I am preaching to the choir when I write this to an audience of tarot practitioners: If your personal energy could be quantified like battery life, then reading tarot for others will drain it like streaming a movie on your smartphone over 4G connection. Reading tarot depletes me in a way I cannot fully convey. Sometimes I get the sense that non-tarot practitioners who request tarot readings from me don’t have any idea.
On its face, a tarot reading seems to be an effortless dealing of a deck of cards, and then blurting phrases based in some part on the card imagery. What could be so hard about that?
Tarot is a tool, a metaphysical one if you will, that connects two individuals’ energetic fields together for the duration of a reading. The nature of the relationship between practitioner and seeker is that of give and take, respectively. A practitioner feels his or her energy draining out and going into the cards to provide the reading that the seeker is receiving. Seekers often talk about readings being rejuvenating, cathartic, an enriching experience. They’re picking up on that channeling effect. In contrast, tarot readers talk about feeling exhausted, needing to recharge.
Very few tarot readers make enough cash from their readings to compensate for their time spent. That, though, we will chalk up to simple economics and just acknowledge that at least from a free market standpoint, that part is fair.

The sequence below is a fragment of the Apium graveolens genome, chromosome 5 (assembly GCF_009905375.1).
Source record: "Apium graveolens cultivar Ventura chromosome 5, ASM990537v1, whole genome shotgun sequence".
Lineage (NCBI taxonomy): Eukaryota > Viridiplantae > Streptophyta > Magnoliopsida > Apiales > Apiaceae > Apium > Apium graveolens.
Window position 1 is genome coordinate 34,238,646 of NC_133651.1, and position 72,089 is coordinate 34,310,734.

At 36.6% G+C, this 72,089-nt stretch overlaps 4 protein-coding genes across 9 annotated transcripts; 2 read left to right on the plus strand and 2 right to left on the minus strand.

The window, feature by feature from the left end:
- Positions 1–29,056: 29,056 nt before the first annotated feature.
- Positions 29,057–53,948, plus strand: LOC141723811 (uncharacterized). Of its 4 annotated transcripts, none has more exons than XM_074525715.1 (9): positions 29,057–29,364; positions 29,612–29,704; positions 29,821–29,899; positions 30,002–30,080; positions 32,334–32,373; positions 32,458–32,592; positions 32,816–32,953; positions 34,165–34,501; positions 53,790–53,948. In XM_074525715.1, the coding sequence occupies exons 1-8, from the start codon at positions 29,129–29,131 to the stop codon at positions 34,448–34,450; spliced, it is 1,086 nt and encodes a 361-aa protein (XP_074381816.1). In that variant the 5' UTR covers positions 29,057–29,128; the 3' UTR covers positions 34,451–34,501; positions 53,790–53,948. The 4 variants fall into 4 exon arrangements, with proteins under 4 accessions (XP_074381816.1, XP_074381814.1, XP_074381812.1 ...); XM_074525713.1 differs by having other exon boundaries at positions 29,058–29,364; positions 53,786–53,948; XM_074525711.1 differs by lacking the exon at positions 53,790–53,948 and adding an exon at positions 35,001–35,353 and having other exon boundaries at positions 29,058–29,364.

I draft business contracts for a living and almost every one of them contains an indemnification clause. Indemnification is often one of the main points of negotiation and contention between the parties. In the course of a commercial dealing, some poo always makes its way to the fan– costs of damage resulting from the initial transaction that weren’t accounted for in the contract price– and everybody needs to figure out who owes what to who and how much to compensate for the loss. That’s indemnification.
When I make reference to the unindemnified price of tarot readings, I’m talking about that energetic loss that tarot practitioners sustain but no one accounts for, or heck, even acknowledge. Some seekers can be borderline parasitic, though I believe never intentionally so. Most tarot practitioners are by nature empaths and so of course their first inclination will be to yield and give and feel.
As an empath with a law degree, when I first started my legal career, I felt every client’s problem and took home a briefcase of emotional baggage every night. I’d think about their issues in the shower, while brushing my teeth, before I fell asleep, the first thing when I woke up, while I made my coffee… Yet senior partners at the firm seemed to master such control. They compartmentalized. One might be tempted to say they were apathetic, that they were desensitized, or they did not care. That is not true at all. They cared and they cared deeply about their clients. But they have been at this a long time and they know that to truly be in a position to help as many as possible, they needed to take care of themselves first. Selfishness is a form of selflessness. They knew exactly when it was time to step away from a case, recharge themselves, and live their own lives for a change, instead of living for others, which is exactly what lawyers do, though they rarely get seen by that side of them.
Tarot practitioners must take a cue from these partners. Newbies rarely possess the prudence to know when they must step away and focus on themselves. They get caught up in the exhilaration of uplifting others–an admirable trait–but ironically (since we are tarot readers…) fail to foresee the pending crash. That is why burn-out is such a problem among startup tarot practitioners.
There is no indemnification for that spiritual energy drain that is part of the tarot reader’s work. Thus we are the ones who must keep ourselves in check. Always take time to recharge and learn to say “no.”
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